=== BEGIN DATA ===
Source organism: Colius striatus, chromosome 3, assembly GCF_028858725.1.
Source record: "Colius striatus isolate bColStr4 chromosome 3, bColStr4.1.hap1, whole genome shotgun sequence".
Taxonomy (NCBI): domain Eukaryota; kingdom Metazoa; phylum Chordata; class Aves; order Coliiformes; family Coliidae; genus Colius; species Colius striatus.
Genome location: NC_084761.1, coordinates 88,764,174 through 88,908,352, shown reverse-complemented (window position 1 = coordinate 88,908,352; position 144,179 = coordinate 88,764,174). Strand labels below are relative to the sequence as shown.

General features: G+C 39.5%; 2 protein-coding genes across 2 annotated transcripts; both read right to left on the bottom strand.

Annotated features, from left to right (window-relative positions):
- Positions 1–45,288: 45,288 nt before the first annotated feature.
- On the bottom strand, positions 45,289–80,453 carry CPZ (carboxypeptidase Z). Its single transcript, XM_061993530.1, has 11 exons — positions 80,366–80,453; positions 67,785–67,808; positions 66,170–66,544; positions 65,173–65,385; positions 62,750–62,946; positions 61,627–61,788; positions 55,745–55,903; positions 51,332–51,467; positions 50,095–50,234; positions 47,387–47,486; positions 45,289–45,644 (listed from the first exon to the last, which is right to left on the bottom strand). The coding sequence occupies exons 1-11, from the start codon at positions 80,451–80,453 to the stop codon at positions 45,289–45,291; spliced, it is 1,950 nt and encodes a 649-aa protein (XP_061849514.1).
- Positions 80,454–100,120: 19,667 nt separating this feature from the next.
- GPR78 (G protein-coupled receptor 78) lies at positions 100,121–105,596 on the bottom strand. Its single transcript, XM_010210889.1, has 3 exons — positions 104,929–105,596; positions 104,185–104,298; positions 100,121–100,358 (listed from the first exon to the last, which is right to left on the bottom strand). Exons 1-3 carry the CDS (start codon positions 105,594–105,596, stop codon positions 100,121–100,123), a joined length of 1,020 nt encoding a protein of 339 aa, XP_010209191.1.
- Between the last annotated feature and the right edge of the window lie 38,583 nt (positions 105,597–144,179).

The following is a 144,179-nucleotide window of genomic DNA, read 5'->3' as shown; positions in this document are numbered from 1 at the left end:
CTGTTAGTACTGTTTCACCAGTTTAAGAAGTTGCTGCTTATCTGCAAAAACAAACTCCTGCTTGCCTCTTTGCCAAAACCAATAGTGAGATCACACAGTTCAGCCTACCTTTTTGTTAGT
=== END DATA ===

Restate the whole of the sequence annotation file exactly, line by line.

Source organism: Colius striatus, chromosome 3, assembly GCF_028858725.1.
Source record: "Colius striatus isolate bColStr4 chromosome 3, bColStr4.1.hap1, whole genome shotgun sequence".
Taxonomy (NCBI): domain Eukaryota; kingdom Metazoa; phylum Chordata; class Aves; order Coliiformes; family Coliidae; genus Colius; species Colius striatus.
Genome location: NC_084761.1, coordinates 88,764,174 through 88,908,352, shown reverse-complemented (window position 1 = coordinate 88,908,352; position 144,179 = coordinate 88,764,174). Strand labels below are relative to the sequence as shown.

General features: G+C 39.5%; 2 protein-coding genes across 2 annotated transcripts; both read right to left on the bottom strand.

Annotated features, from left to right (window-relative positions):
- Positions 1–45,288: 45,288 nt before the first annotated feature.
- On the bottom strand, positions 45,289–80,453 carry CPZ (carboxypeptidase Z). Its single transcript, XM_061993530.1, has 11 exons — positions 80,366–80,453; positions 67,785–67,808; positions 66,170–66,544; positions 65,173–65,385; positions 62,750–62,946; positions 61,627–61,788; positions 55,745–55,903; positions 51,332–51,467; positions 50,095–50,234; positions 47,387–47,486; positions 45,289–45,644 (listed from the first exon to the last, which is right to left on the bottom strand). The coding sequence occupies exons 1-11, from the start codon at positions 80,451–80,453 to the stop codon at positions 45,289–45,291; spliced, it is 1,950 nt and encodes a 649-aa protein (XP_061849514.1).
- Positions 80,454–100,120: 19,667 nt separating this feature from the next.
- GPR78 (G protein-coupled receptor 78) lies at positions 100,121–105,596 on the bottom strand. Its single transcript, XM_010210889.1, has 3 exons — positions 104,929–105,596; positions 104,185–104,298; positions 100,121–100,358 (listed from the first exon to the last, which is right to left on the bottom strand). Exons 1-3 carry the CDS (start codon positions 105,594–105,596, stop codon positions 100,121–100,123), a joined length of 1,020 nt encoding a protein of 339 aa, XP_010209191.1.
- Between the last annotated feature and the right edge of the window lie 38,583 nt (positions 105,597–144,179).

The following is a 144,179-nucleotide window of genomic DNA, read 5'->3' as shown; positions in this document are numbered from 1 at the left end:
CTGTTAGTACTGTTTCACCAGTTTAAGAAGTTGCTGCTTATCTGCAAAAACAAACTCCTGCTTGCCTCTTTGCCAAAACCAATAGTGAGATCACACAGTTCAGCCTACCTTTTTGTTAGT